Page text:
Kite Company Takes Wind Power to New Heights
Four hundred meters above the ground, the Makani wing is undergoing a flight test. It may resemble a giant kite, but according to its designer, Corwin Hardham, it’s the future of wind power.
Hardham says the wing works on the same principle as a conventional turbine, converting the kinetic energy of wind into electricity by spinning rotors.
The electricity generated is sent to a base station via a power line that doubles as a flexible tether for the wing. Hardham says:
“We can produce power at a much lower cost than conventional wind turbines both onshore and especially offshore. And more importantly, we can access winds at higher altitudes that are virtually untouched at this point.”
Hardham came up with the idea while kite surfing in San Francisco. He says he realized that with very light materials it would be possible to capture the stronger, more consistent winds found at higher altitudes.
“It has GPS onboard, as well as a host of other sensors that enable it to measure its angle, orientation, and several other streams of data. Using that data, it’s able to predict where it should fly to make the most energy, how to make it fly most reliably, so it uses the minimal amount of effort. It doesn’t need to actually interact with something on the ground.”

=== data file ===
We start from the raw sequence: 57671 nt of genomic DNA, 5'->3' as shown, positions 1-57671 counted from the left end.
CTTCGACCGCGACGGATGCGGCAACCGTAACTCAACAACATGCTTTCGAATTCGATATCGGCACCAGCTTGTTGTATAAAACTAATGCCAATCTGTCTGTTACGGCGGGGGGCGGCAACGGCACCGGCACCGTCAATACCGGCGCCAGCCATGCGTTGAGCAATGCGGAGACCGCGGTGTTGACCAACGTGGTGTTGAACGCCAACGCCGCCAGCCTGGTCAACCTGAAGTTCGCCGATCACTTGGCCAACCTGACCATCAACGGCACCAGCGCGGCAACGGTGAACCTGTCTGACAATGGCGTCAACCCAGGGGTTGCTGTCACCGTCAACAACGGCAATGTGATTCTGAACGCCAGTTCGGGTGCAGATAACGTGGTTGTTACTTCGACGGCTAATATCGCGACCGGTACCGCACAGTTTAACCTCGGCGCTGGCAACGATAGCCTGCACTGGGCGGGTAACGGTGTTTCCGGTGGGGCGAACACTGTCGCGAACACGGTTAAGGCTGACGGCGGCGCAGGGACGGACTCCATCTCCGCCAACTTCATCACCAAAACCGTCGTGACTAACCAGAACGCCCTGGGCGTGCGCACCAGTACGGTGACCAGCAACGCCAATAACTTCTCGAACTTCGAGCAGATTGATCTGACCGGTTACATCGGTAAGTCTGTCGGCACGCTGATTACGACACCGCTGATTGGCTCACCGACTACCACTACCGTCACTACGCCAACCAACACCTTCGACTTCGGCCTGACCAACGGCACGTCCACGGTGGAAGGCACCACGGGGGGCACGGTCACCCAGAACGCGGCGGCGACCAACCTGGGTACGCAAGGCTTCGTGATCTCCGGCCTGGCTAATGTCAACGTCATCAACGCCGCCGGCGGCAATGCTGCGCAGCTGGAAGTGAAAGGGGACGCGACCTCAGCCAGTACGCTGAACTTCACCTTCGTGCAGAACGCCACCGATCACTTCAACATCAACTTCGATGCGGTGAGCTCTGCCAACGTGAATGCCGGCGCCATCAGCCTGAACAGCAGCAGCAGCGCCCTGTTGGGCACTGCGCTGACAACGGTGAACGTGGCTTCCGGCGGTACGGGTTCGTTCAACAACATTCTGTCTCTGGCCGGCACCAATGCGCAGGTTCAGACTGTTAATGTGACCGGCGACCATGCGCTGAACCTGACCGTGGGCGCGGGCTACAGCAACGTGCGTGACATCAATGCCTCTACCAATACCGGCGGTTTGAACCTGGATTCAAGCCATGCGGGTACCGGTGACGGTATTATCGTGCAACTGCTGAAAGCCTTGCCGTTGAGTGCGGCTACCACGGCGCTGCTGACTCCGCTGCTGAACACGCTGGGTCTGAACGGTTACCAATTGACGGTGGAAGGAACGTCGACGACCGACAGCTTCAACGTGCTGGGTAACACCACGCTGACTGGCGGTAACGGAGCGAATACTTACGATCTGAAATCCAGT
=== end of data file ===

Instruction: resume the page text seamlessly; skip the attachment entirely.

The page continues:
Hardham and his team are still in the development stages. Their current prototype is about eight meters long and produces 20 kilowatts of power. Within three years they plan to build a wing that can produce 60 times more. Hardham says:
“What we plan to do is build a wing that is about three times larger than this and that one will generate about 600 kilowatts. So just as a reference, that’s about 250 American homes you can power with just one of those wings. And eventually, we’ll build a wing that is about five megawatts and that’s about as large as any wind turbines being built today.”
Hardham has very high hopes for his wing technology. He believes that in 10 years, thousands of Makani wings could be flying above the U.S. coastline, replacing fossil fuels to power millions of homes with clean, sustainable energy.